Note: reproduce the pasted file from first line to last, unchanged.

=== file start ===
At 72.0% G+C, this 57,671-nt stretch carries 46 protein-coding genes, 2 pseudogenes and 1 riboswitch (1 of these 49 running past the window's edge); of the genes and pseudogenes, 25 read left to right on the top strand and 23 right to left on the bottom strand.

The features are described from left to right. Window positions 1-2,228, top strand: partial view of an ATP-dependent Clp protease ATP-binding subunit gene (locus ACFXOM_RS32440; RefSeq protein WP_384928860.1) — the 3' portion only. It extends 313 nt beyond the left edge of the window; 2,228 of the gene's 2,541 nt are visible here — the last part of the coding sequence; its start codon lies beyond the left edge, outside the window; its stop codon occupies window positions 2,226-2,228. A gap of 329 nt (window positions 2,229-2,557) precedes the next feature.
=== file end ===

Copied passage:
At 72.0% G+C, this 57,671-nt stretch carries 46 protein-coding genes, 2 pseudogenes and 1 riboswitch (1 of these 49 running past the window's edge); of the genes and pseudogenes, 25 read left to right on the top strand and 23 right to left on the bottom strand.

The features are described from left to right. Window positions 1-2,228, top strand: partial view of an ATP-dependent Clp protease ATP-binding subunit gene (locus ACFXOM_RS32440; RefSeq protein WP_384928860.1) — the 3' portion only. It extends 313 nt beyond the left edge of the window; 2,228 of the gene's 2,541 nt are visible here — the last part of the coding sequence; its start codon lies beyond the left edge, outside the window; its stop codon occupies window positions 2,226-2,228. A gap of 329 nt (window positions 2,229-2,557) precedes the next feature.